Posted 24 August 2008 - 08:03 PM
Posted 24 August 2008 - 10:09 PM
I had Narcolepsy symptoms in college but was not diagnosed until age 33. You are very lucky to know about your condition going in.
Whichever schools you're considering, I would recommend looking into the resources they have in place to support students with disabilities. I went to Arizona State University, and during my time there I worked in the Disability Resource Center. They had a very comprehensive program for students with visual impairments, hearing impairments, mobility impairments, learning disabilities, and even "hidden" disabilities like Narcolepsy. The program coordinators there arranged accommodations based on documentation provided by the students' doctors. For Narcolepsy, some of the things you might want to have lined up could be a notetaker (in case you have bad Automatic Behavior in lecture classes), allowing you to tape-record lectures in case you fall into a microsleep, and potentially even setting up longer test times to be administered outside of the classroom with a break in between for a nap. You might not need them, you might not need them all the time, but it would be important to already be registered with the center "just in case."
There is a LOT of information on this website : http://www.jan.wvu.edu . It is JAN, the Job Accommodation Network, which is a site that is focused on assisting people with disabilities obtain appropriate accommodations in the workplace. They also have an education portal so there will be resources on there to help you in your college planning too.
If a school would be less likely to accept you because you reveal your Narcolepsy in your college essay, you probably don't want to go there anyway. That's just my two cents!! You may also want to look into grants or scholarships that are available to students with disabilities. Every little bit helps!
Again, congratulations and best of luck to you.
Posted 27 August 2008 - 09:23 PM
Posted 16 October 2008 - 08:55 AM
I do have a question for you? Any suggestions on waking up in the morning? 2 alarm clocks, full blast, he has to get out of bed to turn them off, but then doesn't remember it at all!
Thanks so much for your response Kimberly! haha it is exciting but also pretty daunting. Checking out the disability resource center is def on my to do list haha i'm also looking at some schools that have an honor code where you can take your tests wherever you want! As you can imagine it would be much better to take a test outside of those stuffy classrooms! I will def. look at that website a littler later prob when i'm less tired haha My school's counselor said she heard a lecture about Narcolepsy at Cornell this year that was really impressive. I was wondering if anyone else has heard about school's that have it at least a bit on the radar haha since as my school says i'm the "trailblazer" for them b/c they hadnt even heard about Narcolepsy until I came along! But def. I do agree that "If a school would be less likely to accept you because you reveal your Narcolepsy in your college essay, you probably don't want to go there anyway." I guess I was just fishing around for any sucess stories to give me the confidence in taking that big a risk since its the applicant pool is reaching its peak right now! [/quote]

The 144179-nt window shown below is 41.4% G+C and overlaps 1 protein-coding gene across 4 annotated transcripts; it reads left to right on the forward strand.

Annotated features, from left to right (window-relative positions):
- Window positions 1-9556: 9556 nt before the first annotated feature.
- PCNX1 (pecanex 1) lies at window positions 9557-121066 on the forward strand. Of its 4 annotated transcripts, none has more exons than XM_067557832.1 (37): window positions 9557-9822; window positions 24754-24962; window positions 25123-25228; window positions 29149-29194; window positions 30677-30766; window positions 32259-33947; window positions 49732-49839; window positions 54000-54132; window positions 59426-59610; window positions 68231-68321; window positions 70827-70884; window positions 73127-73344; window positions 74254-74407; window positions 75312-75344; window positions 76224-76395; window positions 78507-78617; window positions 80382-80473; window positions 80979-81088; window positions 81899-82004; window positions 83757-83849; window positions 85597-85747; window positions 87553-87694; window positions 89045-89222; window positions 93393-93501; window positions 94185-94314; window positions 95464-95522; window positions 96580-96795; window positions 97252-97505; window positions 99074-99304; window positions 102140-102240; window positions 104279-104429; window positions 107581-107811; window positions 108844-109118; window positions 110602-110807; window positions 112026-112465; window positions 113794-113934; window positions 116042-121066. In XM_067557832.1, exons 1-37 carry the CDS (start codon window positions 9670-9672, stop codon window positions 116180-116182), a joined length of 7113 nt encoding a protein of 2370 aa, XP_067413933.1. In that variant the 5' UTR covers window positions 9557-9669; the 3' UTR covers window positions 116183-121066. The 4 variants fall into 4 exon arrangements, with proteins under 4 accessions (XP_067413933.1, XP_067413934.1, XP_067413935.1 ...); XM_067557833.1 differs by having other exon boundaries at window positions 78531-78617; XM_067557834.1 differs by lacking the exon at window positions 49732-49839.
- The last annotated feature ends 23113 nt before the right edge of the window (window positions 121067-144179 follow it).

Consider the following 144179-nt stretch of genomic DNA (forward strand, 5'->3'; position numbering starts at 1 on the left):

Posted 16 October 2008 - 12:58 PM
I had Narcolepsy when I was in College. Afer the first day of each class I would tell the teacher that I have N and would fall asleep during the class. also, I would tape the class so I could go back and hear what I missed. I graduated with a 3.7g.p.a. During exam time I could never take two exams in a row so I would have to get special permission to change the exams around. It is challenging, but remember a lot of people have challenges and I will share this one with you. My son who is now 33, has dyslexia so bad that he can't read his own handwriting. He went to a very challenging high school and then to college at Sewane in Tenn. It was very, very difficult, but he was persistent and now I am very proud to say he has his PhD. in molecular biology. Believe me, it was just as tough for him, but in a different way. so good luck to you and YOU CAN do it!!
Posted 16 October 2008 - 11:33 PM
For a time, I was struggling terribly in the morning. My doctor offered two suggestions. One was taking my meds (my first dose of stimulants-amphetamine for me) immediately upon waking. So, as I "get up" to shut off the alarms, I swallow the 30 mg (I keep the pills and water on my night table). The second suggestion was even stranger. He suggested that I take a methylphenidate ER tablet with my second Xyrem dose (1 AM for me). I tries it with a 20 mg methylphenidate ER tablet, but that was too strong (I keep waking at 4 AM). So, we switched to a 10 mg methylphenidate ER tablet. Surprisingly, it works. I know it sounds crazy - I literally take a sleep aid and a stimulant within seconds of each other, but I find it much easier to "wake up" now. So, it might be worth having your soon talk to his doctor. Good luck!
Posted 17 October 2008 - 03:27 PM
It can be done!
Posted 23 October 2008 - 10:23 AM
Good luck to you!